Borko Stefanovic, deputy leader of Serbia's opposition Party of Freedom and Justice (SSP), told N1 on August 16 that he will initiate a debate within the Serbian Parliament Foreign Affairs Committee on aligning Serbia’s foreign policy with that of the European Union.
Serbia is an EU candidate country but so far has refused to align itself with sanctions on Russia imposed over the invasion of Ukraine, due to its historic friendly relations with Russia and Moscow’s support for Belgrade’s refusal to recognise Kosovo as independent. This has caused tensions between Serbia and EU officials.
The topic is a controversial one as public opinion in Serbia is strongly against imposing sanctions on Russia. A June poll from Demostat showed overwhelming support for Russia and opposition to joining Western sanctions among the Serbian population. According to the poll, 80% of respondents oppose sanctions on Russia, while only 9% are in favour. 81% believe that Serbia should preserve its neutrality at all costs.
However, Stefanovic told N1 that he plans to initiate a debate first within the Foreign Affairs Committee and later in the parliament on the issue.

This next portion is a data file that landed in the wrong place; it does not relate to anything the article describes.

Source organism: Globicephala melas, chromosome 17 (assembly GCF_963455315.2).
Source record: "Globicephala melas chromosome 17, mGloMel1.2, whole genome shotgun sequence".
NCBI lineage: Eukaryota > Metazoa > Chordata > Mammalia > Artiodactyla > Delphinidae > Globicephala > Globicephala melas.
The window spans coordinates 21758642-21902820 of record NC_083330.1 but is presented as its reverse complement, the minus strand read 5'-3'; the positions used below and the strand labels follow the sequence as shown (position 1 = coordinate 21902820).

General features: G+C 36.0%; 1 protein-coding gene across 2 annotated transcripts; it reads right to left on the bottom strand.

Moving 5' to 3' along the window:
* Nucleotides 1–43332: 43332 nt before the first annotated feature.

“All European countries have taken restrictive measures against the Russian Federation, and in this situation Serbia does not have much to think about, our future is in the EU,” Stefanovic told N1.
He argued that the repercussions of Serbia’s position — in terms of the economic and relations with the EU — mean a lot for the country.
Despite Stefanovic’s plans to open the debate on whether Serbia should join sanctions on Russia, the SSP’s influence is limited as it is in opposition. Serbia’s new government is due to be formed in the near future by President Aleksandar Vucic’s Serbian Progressive Party (SNS), which won another victory in the April 3 general election.
Immediately after polls closed on April 3, Vucic said that while EU accession is a priority for Serbia it does not pla to abandon its “traditional friends”, namely Russia. He has since reiterated this position several times.
This is despite Serbia being under pressure from EU officials and politicians from some EU member states to align its policy with that of the bloc.
A report backed by MEPs “strongly regrets” that Serbia has not aligned with EU sanctions following Russia’s invasion of Ukraine and called on the authorities to urgently align with the EU’s decisions against Russia.
In June, German Chancellor Olaf Scholz stated at a meeting with Vucic that Brussels expects Serbia to back sanctions. “That's why it's so important that the European Union and that we all stand in solidarity with Ukraine and help it defend itself against this attack,” he said. “Our expectation is that these sanctions will also be supported by all those who are candidates for EU membership.”